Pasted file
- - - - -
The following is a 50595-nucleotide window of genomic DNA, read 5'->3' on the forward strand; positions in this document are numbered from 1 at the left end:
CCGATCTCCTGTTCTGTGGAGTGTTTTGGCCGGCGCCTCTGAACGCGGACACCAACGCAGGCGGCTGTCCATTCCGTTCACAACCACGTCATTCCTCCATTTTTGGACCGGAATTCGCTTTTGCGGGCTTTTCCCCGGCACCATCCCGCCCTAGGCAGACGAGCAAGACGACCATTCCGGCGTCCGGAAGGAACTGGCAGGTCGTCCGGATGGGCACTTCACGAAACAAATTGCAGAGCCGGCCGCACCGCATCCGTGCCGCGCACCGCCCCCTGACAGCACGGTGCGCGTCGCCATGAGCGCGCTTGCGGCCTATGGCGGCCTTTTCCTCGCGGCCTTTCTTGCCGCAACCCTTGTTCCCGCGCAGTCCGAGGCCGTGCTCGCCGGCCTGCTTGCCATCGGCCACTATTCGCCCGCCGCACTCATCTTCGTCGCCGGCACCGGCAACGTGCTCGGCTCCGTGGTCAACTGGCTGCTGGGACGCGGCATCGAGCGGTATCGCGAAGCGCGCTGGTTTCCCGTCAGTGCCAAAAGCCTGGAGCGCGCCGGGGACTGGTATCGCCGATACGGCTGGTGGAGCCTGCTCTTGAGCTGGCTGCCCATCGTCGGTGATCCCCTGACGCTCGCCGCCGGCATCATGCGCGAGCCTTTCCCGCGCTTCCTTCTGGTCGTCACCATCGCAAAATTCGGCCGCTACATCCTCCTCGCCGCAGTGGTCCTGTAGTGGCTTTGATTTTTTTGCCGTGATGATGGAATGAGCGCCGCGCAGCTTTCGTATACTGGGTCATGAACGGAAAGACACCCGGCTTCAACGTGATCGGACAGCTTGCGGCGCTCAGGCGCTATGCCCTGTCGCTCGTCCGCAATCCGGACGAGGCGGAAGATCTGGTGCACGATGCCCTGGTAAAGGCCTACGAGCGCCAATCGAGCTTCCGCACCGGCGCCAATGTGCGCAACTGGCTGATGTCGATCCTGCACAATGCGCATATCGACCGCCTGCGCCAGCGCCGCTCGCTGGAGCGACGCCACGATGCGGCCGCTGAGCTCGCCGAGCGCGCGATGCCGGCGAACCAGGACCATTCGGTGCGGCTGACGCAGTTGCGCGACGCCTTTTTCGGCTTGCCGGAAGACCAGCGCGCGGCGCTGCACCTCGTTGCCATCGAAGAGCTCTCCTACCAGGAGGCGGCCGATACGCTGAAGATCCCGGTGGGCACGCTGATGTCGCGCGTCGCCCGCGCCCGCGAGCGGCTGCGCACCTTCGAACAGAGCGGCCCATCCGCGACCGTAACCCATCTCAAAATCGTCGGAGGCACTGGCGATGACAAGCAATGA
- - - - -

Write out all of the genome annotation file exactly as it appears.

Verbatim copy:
The following is a 50595-nucleotide window of genomic DNA, read 5'->3' on the forward strand; positions in this document are numbered from 1 at the left end:
CCGATCTCCTGTTCTGTGGAGTGTTTTGGCCGGCGCCTCTGAACGCGGACACCAACGCAGGCGGCTGTCCATTCCGTTCACAACCACGTCATTCCTCCATTTTTGGACCGGAATTCGCTTTTGCGGGCTTTTCCCCGGCACCATCCCGCCCTAGGCAGACGAGCAAGACGACCATTCCGGCGTCCGGAAGGAACTGGCAGGTCGTCCGGATGGGCACTTCACGAAACAAATTGCAGAGCCGGCCGCACCGCATCCGTGCCGCGCACCGCCCCCTGACAGCACGGTGCGCGTCGCCATGAGCGCGCTTGCGGCCTATGGCGGCCTTTTCCTCGCGGCCTTTCTTGCCGCAACCCTTGTTCCCGCGCAGTCCGAGGCCGTGCTCGCCGGCCTGCTTGCCATCGGCCACTATTCGCCCGCCGCACTCATCTTCGTCGCCGGCACCGGCAACGTGCTCGGCTCCGTGGTCAACTGGCTGCTGGGACGCGGCATCGAGCGGTATCGCGAAGCGCGCTGGTTTCCCGTCAGTGCCAAAAGCCTGGAGCGCGCCGGGGACTGGTATCGCCGATACGGCTGGTGGAGCCTGCTCTTGAGCTGGCTGCCCATCGTCGGTGATCCCCTGACGCTCGCCGCCGGCATCATGCGCGAGCCTTTCCCGCGCTTCCTTCTGGTCGTCACCATCGCAAAATTCGGCCGCTACATCCTCCTCGCCGCAGTGGTCCTGTAGTGGCTTTGATTTTTTTGCCGTGATGATGGAATGAGCGCCGCGCAGCTTTCGTATACTGGGTCATGAACGGAAAGACACCCGGCTTCAACGTGATCGGACAGCTTGCGGCGCTCAGGCGCTATGCCCTGTCGCTCGTCCGCAATCCGGACGAGGCGGAAGATCTGGTGCACGATGCCCTGGTAAAGGCCTACGAGCGCCAATCGAGCTTCCGCACCGGCGCCAATGTGCGCAACTGGCTGATGTCGATCCTGCACAATGCGCATATCGACCGCCTGCGCCAGCGCCGCTCGCTGGAGCGACGCCACGATGCGGCCGCTGAGCTCGCCGAGCGCGCGATGCCGGCGAACCAGGACCATTCGGTGCGGCTGACGCAGTTGCGCGACGCCTTTTTCGGCTTGCCGGAAGACCAGCGCGCGGCGCTGCACCTCGTTGCCATCGAAGAGCTCTCCTACCAGGAGGCGGCCGATACGCTGAAGATCCCGGTGGGCACGCTGATGTCGCGCGTCGCCCGCGCCCGCGAGCGGCTGCGCACCTTCGAACAGAGCGGCCCATCCGCGACCGTAACCCATCTCAAAATCGTCGGAGGCACTGGCGATGACAAGCAATGA